Japan’s Top Automakers give Meagre Pay Rise
Spare a thought for the autoworkers in Japan who have just received news of their annual pay rise, a paltry ¥1,300 or roughly US$11.34. Japan traditionally announces pay rises during Spring, locally known as the “shunto” wage increase, and of course the amount is seen very much as a barometer of confidence of Japanese firms. This year, it would appear that the likes of Toyota and Honda are not that sure that good times are coming, despite recording near record profits recently.
Japan’s automakers have been becoming increasingly less unionised, but traditionally the unions would argue more for job security than for a pay rise. This year’s rise amounts to about 0.3% across the board, the smallest in the past four years. To put this into perspective, it would just about buy you a bowl of ramen noodles in downtown Tokyo, so it probably will not stimulate the economy in the way that Prime Minister Shinzo Abe would like.
At the other end of the scale though, there is an altogether different problem for the automakers who are finding the lack of IT staff becoming a real problem. According to a survey by the Ministry of Economy, Trade and Industry (METI), there is currently a shortage of 171,000 IT staff in the country, a number that is expected to quadruple by 2030. With the likes of Nissan and Toyota and Honda eyeing a share of the future ride-sharing and cloud-based monitoring of vehicles, they cannot afford to be left behind in what has become a global quest to find the right talent.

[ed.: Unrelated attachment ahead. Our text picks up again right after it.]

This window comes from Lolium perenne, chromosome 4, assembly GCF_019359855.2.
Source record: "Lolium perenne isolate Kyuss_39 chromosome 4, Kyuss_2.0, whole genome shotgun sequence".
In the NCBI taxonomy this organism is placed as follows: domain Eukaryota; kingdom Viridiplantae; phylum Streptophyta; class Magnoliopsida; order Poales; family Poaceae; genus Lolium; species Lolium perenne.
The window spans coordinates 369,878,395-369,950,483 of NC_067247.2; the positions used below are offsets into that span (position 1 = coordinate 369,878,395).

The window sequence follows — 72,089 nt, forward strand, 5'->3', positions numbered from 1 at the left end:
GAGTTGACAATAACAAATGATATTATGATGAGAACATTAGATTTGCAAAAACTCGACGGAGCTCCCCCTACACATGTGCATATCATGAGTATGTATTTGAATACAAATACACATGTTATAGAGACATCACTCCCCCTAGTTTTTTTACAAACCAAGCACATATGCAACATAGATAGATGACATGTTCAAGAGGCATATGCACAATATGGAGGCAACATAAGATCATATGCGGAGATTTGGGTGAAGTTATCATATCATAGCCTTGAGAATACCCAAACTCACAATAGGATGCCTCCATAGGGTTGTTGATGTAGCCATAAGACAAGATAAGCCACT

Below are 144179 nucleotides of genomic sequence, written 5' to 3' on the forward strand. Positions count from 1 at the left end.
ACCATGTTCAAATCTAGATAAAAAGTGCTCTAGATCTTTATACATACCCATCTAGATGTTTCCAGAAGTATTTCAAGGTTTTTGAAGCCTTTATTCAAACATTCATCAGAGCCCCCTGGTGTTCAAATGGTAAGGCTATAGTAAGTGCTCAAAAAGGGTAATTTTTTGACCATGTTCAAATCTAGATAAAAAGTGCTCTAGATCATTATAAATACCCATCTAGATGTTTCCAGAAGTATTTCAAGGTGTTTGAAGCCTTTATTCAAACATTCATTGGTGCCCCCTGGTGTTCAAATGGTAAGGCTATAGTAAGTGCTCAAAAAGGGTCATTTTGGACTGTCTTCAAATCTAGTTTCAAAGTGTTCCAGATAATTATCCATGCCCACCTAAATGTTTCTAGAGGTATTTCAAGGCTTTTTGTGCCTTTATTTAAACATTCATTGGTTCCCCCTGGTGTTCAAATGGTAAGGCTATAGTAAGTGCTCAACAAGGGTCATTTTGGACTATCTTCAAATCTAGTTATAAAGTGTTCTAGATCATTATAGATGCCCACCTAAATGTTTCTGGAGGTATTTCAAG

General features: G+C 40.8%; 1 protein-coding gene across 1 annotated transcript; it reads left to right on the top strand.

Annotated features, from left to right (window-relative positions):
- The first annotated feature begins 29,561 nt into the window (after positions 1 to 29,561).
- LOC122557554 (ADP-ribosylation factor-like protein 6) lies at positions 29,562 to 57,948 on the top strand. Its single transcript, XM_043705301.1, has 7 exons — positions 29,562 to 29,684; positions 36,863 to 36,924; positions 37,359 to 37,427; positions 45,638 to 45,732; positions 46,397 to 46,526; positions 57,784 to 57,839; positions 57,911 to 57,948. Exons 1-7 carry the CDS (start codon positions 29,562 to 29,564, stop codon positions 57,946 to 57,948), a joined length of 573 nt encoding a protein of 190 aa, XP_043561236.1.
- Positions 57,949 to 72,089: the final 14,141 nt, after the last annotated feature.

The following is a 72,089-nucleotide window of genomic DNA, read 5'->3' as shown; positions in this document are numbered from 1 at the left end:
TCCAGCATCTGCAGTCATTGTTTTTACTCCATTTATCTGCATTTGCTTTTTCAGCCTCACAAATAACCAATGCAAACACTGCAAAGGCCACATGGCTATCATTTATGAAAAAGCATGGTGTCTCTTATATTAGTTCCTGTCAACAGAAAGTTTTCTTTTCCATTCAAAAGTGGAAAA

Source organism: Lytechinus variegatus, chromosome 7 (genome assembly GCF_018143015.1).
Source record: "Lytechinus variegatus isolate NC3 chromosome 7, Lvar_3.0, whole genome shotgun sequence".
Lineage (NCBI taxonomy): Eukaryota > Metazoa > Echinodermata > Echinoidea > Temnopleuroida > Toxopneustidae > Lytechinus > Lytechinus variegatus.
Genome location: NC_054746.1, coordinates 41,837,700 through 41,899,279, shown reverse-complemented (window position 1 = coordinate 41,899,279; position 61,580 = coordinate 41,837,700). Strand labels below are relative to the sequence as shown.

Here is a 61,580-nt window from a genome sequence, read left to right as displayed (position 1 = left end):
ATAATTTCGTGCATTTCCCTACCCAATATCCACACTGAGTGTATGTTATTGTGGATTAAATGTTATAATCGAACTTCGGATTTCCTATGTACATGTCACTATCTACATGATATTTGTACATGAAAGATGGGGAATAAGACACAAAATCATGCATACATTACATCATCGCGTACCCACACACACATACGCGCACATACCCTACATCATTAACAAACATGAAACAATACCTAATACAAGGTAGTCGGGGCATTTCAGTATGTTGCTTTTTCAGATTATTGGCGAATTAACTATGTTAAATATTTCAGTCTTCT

The automakers are chasing the same talent as the banks and tech companies, but have been hampered by the traditional strict budgets enforced upon them by their notoriously stuffy boards of directors. Across the board, the automakers are paying about a third of what a senior IT professional would be able to make in a bank, but it is the tech start-ups that are attracting the talent in Japan as these new recruits favour the fastest moving, less bureaucratic end of the market.
Perhaps with an ageing society, automakers in Japan may realise that they need to afford a greater increase in salary next year if they are to retain talent in the home market.